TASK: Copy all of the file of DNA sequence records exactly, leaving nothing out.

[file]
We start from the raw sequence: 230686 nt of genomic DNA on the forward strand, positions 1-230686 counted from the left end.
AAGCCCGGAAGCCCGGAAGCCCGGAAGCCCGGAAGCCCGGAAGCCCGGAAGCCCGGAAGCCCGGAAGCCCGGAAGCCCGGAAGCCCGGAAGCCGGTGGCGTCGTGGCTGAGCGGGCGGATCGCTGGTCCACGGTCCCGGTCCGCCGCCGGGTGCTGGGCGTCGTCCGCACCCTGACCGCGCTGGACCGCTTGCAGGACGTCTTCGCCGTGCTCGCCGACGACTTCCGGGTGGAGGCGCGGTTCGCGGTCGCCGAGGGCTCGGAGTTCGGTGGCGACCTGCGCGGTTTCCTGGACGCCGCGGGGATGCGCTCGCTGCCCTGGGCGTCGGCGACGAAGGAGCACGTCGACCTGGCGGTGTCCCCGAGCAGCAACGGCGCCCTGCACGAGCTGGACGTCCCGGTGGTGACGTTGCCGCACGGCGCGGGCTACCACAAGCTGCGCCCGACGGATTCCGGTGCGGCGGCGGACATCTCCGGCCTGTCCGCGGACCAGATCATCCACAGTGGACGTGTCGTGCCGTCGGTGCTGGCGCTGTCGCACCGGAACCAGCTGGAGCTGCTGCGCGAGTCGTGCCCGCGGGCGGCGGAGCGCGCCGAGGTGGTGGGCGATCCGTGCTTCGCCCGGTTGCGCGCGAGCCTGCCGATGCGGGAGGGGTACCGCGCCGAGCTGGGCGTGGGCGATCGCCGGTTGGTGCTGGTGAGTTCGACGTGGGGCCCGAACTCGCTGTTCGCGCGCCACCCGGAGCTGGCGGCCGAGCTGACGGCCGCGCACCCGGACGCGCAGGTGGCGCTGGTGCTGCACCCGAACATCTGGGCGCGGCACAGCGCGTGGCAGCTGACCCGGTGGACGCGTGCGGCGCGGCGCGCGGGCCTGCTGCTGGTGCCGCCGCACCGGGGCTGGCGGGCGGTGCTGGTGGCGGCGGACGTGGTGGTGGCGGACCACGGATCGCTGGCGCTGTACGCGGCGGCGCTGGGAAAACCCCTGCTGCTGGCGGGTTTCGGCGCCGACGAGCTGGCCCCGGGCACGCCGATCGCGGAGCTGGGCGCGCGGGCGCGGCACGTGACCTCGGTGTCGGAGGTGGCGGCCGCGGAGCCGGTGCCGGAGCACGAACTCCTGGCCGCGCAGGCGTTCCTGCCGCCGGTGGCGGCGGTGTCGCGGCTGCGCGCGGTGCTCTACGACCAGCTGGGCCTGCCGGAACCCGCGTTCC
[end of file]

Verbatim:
We start from the raw sequence: 230686 nt of genomic DNA on the forward strand, positions 1-230686 counted from the left end.
AAGCCCGGAAGCCCGGAAGCCCGGAAGCCCGGAAGCCCGGAAGCCCGGAAGCCCGGAAGCCCGGAAGCCCGGAAGCCCGGAAGCCCGGAAGCCGGTGGCGTCGTGGCTGAGCGGGCGGATCGCTGGTCCACGGTCCCGGTCCGCCGCCGGGTGCTGGGCGTCGTCCGCACCCTGACCGCGCTGGACCGCTTGCAGGACGTCTTCGCCGTGCTCGCCGACGACTTCCGGGTGGAGGCGCGGTTCGCGGTCGCCGAGGGCTCGGAGTTCGGTGGCGACCTGCGCGGTTTCCTGGACGCCGCGGGGATGCGCTCGCTGCCCTGGGCGTCGGCGACGAAGGAGCACGTCGACCTGGCGGTGTCCCCGAGCAGCAACGGCGCCCTGCACGAGCTGGACGTCCCGGTGGTGACGTTGCCGCACGGCGCGGGCTACCACAAGCTGCGCCCGACGGATTCCGGTGCGGCGGCGGACATCTCCGGCCTGTCCGCGGACCAGATCATCCACAGTGGACGTGTCGTGCCGTCGGTGCTGGCGCTGTCGCACCGGAACCAGCTGGAGCTGCTGCGCGAGTCGTGCCCGCGGGCGGCGGAGCGCGCCGAGGTGGTGGGCGATCCGTGCTTCGCCCGGTTGCGCGCGAGCCTGCCGATGCGGGAGGGGTACCGCGCCGAGCTGGGCGTGGGCGATCGCCGGTTGGTGCTGGTGAGTTCGACGTGGGGCCCGAACTCGCTGTTCGCGCGCCACCCGGAGCTGGCGGCCGAGCTGACGGCCGCGCACCCGGACGCGCAGGTGGCGCTGGTGCTGCACCCGAACATCTGGGCGCGGCACAGCGCGTGGCAGCTGACCCGGTGGACGCGTGCGGCGCGGCGCGCGGGCCTGCTGCTGGTGCCGCCGCACCGGGGCTGGCGGGCGGTGCTGGTGGCGGCGGACGTGGTGGTGGCGGACCACGGATCGCTGGCGCTGTACGCGGCGGCGCTGGGAAAACCCCTGCTGCTGGCGGGTTTCGGCGCCGACGAGCTGGCCCCGGGCACGCCGATCGCGGAGCTGGGCGCGCGGGCGCGGCACGTGACCTCGGTGTCGGAGGTGGCGGCCGCGGAGCCGGTGCCGGAGCACGAACTCCTGGCCGCGCAGGCGTTCCTGCCGCCGGTGGCGGCGGTGTCGCGGCTGCGCGCGGTGCTCTACGACCAGCTGGGCCTGCCGGAACCCGCGTTCC